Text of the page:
Imagine every plane in the sky was powered by spent cooking oil and grease. Sounds like pie in the sky? Well, we are one step closer this year.
In May Air France flight 342 took off from Charles de Gaulle airport with a 16% mix of sustainable aviation fuel (SAF) in its fuel tanks, produced from used cooking oil.
From next year all flights from France will be required to use sustainable aviation fuel albeit just 1%. This figure however is set to grow as new greener rules begin to impact aviation.
Aviation accounts for 3% of greenhouse gases and relies on an ever-depleting fuel source. It is not sustainable in the long term so other solutions need to be considered. Currently, using SAF is costly compared to Kerosine and there is push back from the aviation industry especially the low budget airlines.
But the cost of producing SAF will drop as demand increases, the rendering process becomes more efficient and the supply of the raw material more plentiful.
It is well documented that grease from used cooking is a useful source of biofuel powering many land vehicles for decades now. This step into aviation could be a catalyst for a more mainstream recognition of the benefits of recycling used oil.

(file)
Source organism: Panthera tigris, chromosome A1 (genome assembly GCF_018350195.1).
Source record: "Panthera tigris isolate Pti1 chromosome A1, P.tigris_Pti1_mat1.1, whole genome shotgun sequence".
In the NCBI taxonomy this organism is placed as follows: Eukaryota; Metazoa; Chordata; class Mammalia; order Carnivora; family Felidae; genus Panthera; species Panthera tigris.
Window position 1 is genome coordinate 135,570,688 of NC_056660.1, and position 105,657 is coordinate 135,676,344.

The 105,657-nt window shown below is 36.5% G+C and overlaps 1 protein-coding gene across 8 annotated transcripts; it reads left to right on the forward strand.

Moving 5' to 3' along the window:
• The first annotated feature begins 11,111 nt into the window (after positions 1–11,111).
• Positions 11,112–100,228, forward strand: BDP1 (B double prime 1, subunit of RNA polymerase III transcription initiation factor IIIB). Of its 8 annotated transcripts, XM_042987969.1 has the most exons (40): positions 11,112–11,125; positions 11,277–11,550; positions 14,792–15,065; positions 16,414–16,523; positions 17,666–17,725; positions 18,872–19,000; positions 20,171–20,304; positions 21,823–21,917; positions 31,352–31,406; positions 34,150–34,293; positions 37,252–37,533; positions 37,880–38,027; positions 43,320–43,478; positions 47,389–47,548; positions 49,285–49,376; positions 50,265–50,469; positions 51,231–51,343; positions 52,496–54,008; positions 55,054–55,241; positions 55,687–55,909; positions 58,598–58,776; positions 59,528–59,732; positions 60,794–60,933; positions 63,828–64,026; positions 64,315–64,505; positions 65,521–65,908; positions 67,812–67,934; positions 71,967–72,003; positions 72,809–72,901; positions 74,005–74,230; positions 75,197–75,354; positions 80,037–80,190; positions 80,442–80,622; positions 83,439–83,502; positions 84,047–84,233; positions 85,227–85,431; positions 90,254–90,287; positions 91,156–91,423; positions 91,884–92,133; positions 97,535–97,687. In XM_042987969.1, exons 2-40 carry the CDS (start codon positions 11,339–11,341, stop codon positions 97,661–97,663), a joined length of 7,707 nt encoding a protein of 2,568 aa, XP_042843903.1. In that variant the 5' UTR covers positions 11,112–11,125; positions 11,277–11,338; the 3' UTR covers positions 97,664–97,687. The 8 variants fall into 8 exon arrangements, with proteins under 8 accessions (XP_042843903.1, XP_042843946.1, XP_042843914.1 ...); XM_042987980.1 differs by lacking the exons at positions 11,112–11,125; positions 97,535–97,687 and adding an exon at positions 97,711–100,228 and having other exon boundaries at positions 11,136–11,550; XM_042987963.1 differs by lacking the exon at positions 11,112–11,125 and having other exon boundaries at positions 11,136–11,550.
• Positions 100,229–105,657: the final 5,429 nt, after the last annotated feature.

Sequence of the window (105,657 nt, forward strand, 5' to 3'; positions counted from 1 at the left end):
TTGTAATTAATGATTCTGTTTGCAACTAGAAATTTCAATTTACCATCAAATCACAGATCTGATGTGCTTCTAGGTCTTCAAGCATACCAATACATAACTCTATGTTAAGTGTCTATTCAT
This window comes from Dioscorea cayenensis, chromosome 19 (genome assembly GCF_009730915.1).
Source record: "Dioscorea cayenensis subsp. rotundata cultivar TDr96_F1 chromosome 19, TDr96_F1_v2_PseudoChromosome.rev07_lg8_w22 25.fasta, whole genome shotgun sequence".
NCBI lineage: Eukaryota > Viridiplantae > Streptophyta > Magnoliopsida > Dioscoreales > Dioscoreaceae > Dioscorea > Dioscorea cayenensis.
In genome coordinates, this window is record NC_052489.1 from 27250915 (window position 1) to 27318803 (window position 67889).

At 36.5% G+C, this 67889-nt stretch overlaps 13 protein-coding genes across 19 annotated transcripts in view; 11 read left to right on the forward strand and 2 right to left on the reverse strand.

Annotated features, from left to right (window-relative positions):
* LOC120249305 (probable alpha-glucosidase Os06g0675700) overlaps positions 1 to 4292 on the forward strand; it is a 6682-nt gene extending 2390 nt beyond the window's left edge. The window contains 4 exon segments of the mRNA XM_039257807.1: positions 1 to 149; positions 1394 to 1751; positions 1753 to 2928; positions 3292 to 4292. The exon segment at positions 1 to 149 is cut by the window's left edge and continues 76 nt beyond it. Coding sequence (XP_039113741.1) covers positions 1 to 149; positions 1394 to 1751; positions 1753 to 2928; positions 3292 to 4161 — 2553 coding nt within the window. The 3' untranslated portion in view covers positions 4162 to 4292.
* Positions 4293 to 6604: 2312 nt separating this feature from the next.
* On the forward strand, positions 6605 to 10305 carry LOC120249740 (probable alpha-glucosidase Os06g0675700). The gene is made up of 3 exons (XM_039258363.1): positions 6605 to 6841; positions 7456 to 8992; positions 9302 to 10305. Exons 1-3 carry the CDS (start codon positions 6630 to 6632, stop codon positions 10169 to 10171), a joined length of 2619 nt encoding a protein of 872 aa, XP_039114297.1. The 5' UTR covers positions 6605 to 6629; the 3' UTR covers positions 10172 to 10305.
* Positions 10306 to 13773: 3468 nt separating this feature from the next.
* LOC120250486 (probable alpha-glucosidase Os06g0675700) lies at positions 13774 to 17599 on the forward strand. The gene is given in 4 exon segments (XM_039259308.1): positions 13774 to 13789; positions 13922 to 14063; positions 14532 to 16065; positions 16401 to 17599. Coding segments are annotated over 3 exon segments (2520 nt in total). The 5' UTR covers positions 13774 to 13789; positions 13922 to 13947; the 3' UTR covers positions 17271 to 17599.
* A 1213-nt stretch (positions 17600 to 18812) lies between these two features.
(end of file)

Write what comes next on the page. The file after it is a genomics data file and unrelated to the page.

Grease trap waste is less appealing in the process as it varies dramatically from application to application. However, Grease Guardian grease removals that filter out most solids, heat treat the waste inside and then skim the surface grease allowing for better external separation of oils could potentially assist with harvesting a better quality of used grease much closer to the cooking oil currently offered as a biofuel.
Cities with 5 thousand restaurants could potentially harvest 20 tonnes of quality grease a day for use as biofuel powering the vehicles that pass through and the planes that pass over above.
Grease Guardian is working with universities in the US and Italy to have its skim oil assessed and qualified as a reusable waste source for the biofuel industry that is much more effective than grease taken from traditional grease traps.
There are already hundreds of Grease Guardians in airports across the world now perhaps it’s time for them to start serving travellers in another way.